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Fungus to boost immunity : Chicken with cordyceps (Serves three or four)

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Cordyceps is one of the most highly prized herbs due to its rarity as well as its numerous health benefits.

Known as Chinese caterpillar fungus, this herb is the composite of dead caterpillar larva in winter (dong chong) and the parasitic fungus which grows on the dead larva during summer to resemble grass (xia cao).

 

In traditional Chinese medicine (TCM), it has been used to fortify the lungs and kidneys, supplement one's vital essence and support the immune system. Its sweet property also makes it a nourishing tonic.

However, the appropriate use of this herb depends on a person's constitution and the environment.

TCM practitioners frequently describe cordyceps as a harmonious tonic for both the yin and yang elements, though the herb has a slightly warm nature.

A balance of yin (the element responsible for cooling organs) and yang (the element linked to heat) in the body is needed for good health. Just as important is a good flow of qi, or vital energy.

The cordyceps herb is believed to be particularly useful for certain groups of patients.

Cancer patients, for instance, can use it to boost their immunity before they undergo mainstream cancer treatment, said Ms He Qiuling, a senior physician at Eu Yan Sang TCM Clinic in Chinatown.

Following surgery, chemotherapy or radiotherapy, such patients may experience side effects such as dry mouth, dry skin and fatigue.

Cordyceps can address these signs of qi and yin deficiencies and strengthen the body's resistance to aid recovery, she added.

Ms Jie Jun Dong, a TCM physician with more than 20 years of experience, said the herb is effective for treating tuberculosis, though it is a rare disease these days.

The herb is now more commonly used to treat chronic asthma, chronic bronchitis and heart disease resulting from a lung disorder (pulmonary heart disease). These are conditions which give rise to shortness of breath, a symptom of qi deficiency.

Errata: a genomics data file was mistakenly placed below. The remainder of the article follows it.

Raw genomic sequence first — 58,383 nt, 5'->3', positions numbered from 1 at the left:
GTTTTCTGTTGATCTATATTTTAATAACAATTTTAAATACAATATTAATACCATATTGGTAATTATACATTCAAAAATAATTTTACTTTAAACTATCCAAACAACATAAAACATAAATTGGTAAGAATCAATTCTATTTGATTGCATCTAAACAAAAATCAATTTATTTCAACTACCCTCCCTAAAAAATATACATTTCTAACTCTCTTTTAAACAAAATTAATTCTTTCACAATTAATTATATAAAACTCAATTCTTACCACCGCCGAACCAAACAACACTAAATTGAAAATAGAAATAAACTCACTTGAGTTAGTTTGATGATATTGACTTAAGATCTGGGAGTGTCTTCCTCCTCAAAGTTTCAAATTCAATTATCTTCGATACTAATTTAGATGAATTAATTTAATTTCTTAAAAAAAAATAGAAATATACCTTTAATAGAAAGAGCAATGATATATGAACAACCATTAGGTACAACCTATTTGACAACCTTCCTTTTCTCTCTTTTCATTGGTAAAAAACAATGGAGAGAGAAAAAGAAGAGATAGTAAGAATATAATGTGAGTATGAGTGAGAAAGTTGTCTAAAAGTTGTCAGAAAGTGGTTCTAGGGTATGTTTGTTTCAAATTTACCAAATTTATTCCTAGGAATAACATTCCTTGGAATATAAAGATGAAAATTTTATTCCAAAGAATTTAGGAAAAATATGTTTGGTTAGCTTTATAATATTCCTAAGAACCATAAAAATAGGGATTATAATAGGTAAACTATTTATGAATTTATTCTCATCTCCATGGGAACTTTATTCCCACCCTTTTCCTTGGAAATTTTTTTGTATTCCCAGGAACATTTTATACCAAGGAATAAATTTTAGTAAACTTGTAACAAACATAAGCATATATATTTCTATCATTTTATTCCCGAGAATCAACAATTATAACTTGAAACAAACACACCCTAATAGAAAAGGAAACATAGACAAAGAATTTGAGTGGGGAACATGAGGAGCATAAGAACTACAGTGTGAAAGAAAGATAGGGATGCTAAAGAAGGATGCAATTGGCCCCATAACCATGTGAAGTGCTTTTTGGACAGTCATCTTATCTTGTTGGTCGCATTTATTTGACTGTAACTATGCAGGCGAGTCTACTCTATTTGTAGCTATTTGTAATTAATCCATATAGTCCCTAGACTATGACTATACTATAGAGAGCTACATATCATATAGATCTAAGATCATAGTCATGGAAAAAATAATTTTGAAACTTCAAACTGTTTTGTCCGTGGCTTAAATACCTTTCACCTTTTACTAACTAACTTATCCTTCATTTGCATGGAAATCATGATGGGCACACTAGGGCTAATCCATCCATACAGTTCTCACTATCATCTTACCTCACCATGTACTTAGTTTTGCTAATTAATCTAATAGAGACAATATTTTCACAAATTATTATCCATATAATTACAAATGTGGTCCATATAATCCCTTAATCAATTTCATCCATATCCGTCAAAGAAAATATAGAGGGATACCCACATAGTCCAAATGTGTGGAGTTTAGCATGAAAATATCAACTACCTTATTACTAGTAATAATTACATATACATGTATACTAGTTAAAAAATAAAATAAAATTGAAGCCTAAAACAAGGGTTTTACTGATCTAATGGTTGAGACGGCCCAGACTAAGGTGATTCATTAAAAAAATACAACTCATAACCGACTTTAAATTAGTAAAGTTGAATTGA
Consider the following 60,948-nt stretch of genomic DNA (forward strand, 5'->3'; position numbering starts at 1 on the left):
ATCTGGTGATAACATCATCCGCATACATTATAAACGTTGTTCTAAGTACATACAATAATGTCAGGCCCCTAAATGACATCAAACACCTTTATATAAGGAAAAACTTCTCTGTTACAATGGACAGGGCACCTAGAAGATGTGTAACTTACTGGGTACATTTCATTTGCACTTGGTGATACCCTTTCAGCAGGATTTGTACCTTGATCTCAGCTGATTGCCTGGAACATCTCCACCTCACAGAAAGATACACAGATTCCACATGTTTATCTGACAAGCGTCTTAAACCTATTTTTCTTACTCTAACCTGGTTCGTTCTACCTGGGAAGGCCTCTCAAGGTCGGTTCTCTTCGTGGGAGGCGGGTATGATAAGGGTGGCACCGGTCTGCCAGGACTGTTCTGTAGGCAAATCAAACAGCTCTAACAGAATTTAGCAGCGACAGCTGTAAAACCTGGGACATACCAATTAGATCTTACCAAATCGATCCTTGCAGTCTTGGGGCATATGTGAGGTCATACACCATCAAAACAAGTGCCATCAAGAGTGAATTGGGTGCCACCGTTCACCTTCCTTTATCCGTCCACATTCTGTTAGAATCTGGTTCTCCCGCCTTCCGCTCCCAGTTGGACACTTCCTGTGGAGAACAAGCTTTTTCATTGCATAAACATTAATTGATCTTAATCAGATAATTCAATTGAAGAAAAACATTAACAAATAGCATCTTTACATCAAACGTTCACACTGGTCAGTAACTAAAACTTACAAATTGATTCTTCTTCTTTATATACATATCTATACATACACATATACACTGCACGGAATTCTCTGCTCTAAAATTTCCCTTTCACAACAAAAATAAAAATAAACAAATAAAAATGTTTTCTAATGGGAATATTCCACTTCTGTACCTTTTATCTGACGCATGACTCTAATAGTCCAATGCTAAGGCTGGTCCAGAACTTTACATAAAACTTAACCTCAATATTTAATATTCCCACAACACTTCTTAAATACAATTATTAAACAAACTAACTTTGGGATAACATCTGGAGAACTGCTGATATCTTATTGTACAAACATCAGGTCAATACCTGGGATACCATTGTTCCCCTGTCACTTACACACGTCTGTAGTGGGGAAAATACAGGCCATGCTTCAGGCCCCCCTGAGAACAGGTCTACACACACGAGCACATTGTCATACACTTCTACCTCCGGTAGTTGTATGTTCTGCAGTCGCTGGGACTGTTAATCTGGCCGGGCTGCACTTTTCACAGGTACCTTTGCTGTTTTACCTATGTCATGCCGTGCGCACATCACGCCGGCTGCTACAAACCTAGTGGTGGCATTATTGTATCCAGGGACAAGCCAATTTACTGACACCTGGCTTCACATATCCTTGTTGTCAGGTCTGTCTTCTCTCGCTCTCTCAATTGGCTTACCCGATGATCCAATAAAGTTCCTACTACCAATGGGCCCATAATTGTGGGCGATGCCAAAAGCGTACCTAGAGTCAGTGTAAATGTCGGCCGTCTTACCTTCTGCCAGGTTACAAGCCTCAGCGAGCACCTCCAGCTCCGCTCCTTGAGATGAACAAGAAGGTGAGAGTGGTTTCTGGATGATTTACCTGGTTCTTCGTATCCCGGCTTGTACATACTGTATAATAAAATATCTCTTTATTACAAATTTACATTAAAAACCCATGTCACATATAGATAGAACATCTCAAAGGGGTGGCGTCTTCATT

Ms Jie said she usually prescribes cordyceps for patients with kidney failure, as they often suffer from a lack of qi, yin and yang in their kidneys.

She said diabetics are also prone to having kidney problems, which is why they encounter more frequent urination and, as the disease progresses, fluid retention. They, too, would benefit from using cordyceps.

In TCM, the proper distribution of water in the body depends on the health of the kidneys.

The cordyceps herb can also help those who sweat excessively when they sleep at night, she said.

Ms He said the dosage of wild cordyceps used in prescriptions is around 10g. If people choose to consume the herb on their own, they should take no more than 5g a day if they are adults, and no more than 2.5g for children under 12.

Dr Philip Eng, a senior consultant respiratory physician at Mount Elizabeth Hospital, said there is a lack of data about using cordyceps to treat asthma and tuberculosis.

He feels that patients should not take the herb alongside Western medicine as their interactions are "unknown and untested".

Recipe

Chicken with cordyceps (Serves three or four)

INGREDIENTS

1 chicken, about 1kg

10g cordyceps

20g Chinese yam

30g fragrant Solomon's seal rhizome

6 to 8 pieces dried longans

1 tbs Chinese wolfberries, heaped

1 litre of water

2 tsp salt

METHOD

Wash and clean the chicken. Remove the skin as it can be too oily.

Rinse the Chinese yam, fragrant Solomon's seal rhizome and dried longans before soaking them till they are soft. Rinse the cordyceps and Chinese wolfberries.

Place the chicken, soaked herbs and cordyceps in a double-boiler. Fill the outer pot with boiling water till it is about three quarters full. Simmer over low heat for three or four hours.

Add the rinsed Chinese wolfberries into the soup and simmer for another 30 minutes. Sprinkle salt into the soup. Dish out and serve.

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